The scene is funny and uncomfortable, at first. In the dark of the theater, it takes its time, allows us—compels us, that is—to reflect: When are we attracted or repelled by nakedness? When is it beautiful and when is it artful, and when are they one and the same? And who decides—the creator? If so, how does he choose how much to reveal? For isn’t the act of choosing requisite to art? Beauty can be accidental, right? But if art isn’t contrived—conjured and made—then what’s to distinguish it from life? And if we’re determined to make the distinction—equally determined not to label the work a “fiction”—how, without undermining its value, to convince a reader that it’s true? The answer must have something to do with sound, cadence, voice. Music, after all, isn’t real or imagined: it’s music. That’s what it is.
Here comes that confession (she starts to disrobe): first, as with acting, I don’t write to disappear, but rather to locate myself. But wait—which self am I talking about? What a stunner to discover—to have to admit—I am not only or even essentially the mother, the wife, the teacher, the student, the neighbor, the friend, the actor, the writer—even as I have tended to write firsthand accounts out of those relationships and situations. But wait again: Don’t fiction writers use first-person narration? Don’t they break the fourth wall? But they’re writing in character, yes? As if I’m not? Of course I am. Does it make a difference—does it say anything about my state of undress that I’m telling you so? I’m certain it does.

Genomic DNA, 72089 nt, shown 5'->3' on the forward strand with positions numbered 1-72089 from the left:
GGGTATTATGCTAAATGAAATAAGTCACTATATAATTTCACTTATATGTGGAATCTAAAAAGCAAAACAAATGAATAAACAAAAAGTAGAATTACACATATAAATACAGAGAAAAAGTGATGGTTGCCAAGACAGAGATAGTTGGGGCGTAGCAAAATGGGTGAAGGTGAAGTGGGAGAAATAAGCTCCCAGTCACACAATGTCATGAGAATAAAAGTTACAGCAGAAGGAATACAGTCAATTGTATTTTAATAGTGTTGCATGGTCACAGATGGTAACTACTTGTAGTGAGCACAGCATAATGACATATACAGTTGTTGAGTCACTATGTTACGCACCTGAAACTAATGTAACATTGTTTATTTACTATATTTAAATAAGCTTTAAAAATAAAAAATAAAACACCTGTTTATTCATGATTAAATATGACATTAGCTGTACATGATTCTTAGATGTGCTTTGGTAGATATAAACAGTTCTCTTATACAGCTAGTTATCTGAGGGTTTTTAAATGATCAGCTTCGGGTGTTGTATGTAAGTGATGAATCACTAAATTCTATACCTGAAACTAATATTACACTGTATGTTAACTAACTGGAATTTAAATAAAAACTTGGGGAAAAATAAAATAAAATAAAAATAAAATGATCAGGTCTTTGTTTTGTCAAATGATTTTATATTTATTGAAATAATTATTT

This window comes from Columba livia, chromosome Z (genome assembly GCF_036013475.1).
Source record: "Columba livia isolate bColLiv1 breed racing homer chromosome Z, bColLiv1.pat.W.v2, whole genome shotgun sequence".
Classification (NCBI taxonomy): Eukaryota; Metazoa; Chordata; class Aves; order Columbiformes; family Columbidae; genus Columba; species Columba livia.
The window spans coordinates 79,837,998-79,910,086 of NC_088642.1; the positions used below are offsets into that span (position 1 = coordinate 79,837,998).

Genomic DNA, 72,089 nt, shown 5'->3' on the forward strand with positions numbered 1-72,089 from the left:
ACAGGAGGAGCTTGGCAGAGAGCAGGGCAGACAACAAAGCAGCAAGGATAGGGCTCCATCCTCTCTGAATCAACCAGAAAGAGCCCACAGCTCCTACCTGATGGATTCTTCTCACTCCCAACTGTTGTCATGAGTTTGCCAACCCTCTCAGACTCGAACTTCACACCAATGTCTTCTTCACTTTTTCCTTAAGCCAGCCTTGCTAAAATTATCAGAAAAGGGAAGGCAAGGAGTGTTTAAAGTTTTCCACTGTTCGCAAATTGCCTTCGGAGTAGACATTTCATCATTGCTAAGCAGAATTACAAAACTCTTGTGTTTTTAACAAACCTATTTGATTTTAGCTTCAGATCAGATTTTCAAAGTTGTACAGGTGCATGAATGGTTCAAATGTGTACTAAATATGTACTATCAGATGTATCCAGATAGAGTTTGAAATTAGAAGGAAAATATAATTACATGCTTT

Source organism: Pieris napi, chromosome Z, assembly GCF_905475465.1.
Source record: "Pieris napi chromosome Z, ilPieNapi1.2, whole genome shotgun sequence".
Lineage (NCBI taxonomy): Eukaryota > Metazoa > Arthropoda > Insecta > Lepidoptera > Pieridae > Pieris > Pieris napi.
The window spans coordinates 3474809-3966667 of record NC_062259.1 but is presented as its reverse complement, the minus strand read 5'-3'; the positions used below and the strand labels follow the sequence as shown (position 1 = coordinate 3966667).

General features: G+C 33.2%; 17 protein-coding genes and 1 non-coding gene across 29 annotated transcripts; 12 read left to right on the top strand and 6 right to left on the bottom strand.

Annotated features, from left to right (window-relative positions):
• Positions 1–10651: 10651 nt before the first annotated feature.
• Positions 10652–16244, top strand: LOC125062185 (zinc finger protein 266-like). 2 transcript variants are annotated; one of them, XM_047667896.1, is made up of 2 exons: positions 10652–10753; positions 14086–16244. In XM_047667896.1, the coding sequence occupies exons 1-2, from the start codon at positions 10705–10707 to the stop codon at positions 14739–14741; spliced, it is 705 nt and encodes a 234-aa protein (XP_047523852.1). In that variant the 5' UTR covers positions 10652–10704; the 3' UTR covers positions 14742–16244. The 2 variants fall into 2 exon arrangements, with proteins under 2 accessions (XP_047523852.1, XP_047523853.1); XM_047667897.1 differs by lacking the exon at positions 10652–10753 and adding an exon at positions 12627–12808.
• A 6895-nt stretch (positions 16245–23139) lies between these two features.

With a nod to Vivian Gornick—who so well defined the difference between the situation and the story—let me insist that whoever I am, whichever self I bring to the page, for the purposes of this essay, the story is that I locate that best and most honest self—my frankly honed persona, I mean—through my voice.
And (she stands before you not-quite-naked) the other story, for now anyway, is that I’m not able to find that cadence—that willingness to sing out—as a writer of fiction.
Why not? Well, having to do with my friend’s intelligent daughter, and my other friend’s impervious husband, and with another writer, hugely successful, with whom I am only slightly acquainted.